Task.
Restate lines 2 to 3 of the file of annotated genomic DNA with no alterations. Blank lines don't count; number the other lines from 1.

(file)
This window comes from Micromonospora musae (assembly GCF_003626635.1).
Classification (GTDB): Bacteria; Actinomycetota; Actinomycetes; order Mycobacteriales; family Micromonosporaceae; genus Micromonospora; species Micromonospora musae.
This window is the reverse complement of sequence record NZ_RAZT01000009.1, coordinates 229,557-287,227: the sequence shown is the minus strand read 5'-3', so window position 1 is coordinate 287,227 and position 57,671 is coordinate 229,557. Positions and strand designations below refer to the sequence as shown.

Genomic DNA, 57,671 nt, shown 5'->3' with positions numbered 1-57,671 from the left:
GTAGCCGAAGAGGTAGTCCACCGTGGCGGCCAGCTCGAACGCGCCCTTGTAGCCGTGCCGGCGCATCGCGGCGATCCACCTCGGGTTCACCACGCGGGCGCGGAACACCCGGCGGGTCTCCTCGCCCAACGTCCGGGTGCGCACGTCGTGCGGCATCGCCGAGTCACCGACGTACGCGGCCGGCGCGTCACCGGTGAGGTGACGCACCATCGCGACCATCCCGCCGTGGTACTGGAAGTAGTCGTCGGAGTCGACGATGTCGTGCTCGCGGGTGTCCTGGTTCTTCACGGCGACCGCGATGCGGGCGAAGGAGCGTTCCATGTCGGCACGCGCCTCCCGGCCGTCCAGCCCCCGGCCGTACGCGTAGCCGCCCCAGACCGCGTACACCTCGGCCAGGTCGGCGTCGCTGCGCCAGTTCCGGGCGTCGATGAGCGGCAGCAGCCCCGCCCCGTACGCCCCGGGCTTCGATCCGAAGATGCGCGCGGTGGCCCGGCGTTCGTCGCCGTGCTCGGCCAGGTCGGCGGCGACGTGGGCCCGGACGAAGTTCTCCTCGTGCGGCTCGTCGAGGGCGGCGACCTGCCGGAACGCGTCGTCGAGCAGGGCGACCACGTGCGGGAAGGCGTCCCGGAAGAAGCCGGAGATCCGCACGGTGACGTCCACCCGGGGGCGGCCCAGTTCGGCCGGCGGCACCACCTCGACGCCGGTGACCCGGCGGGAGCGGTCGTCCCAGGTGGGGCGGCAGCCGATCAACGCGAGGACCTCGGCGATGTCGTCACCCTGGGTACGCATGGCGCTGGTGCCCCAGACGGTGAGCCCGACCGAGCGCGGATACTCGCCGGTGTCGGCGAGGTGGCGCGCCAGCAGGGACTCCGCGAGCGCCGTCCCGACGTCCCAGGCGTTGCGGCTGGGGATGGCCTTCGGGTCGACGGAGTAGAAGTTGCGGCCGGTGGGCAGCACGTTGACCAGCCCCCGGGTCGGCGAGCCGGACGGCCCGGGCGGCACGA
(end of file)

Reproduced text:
Classification (GTDB): Bacteria; Actinomycetota; Actinomycetes; order Mycobacteriales; family Micromonosporaceae; genus Micromonospora; species Micromonospora musae.
This window is the reverse complement of sequence record NZ_RAZT01000009.1, coordinates 229,557-287,227: the sequence shown is the minus strand read 5'-3', so window position 1 is coordinate 287,227 and position 57,671 is coordinate 229,557. Positions and strand designations below refer to the sequence as shown.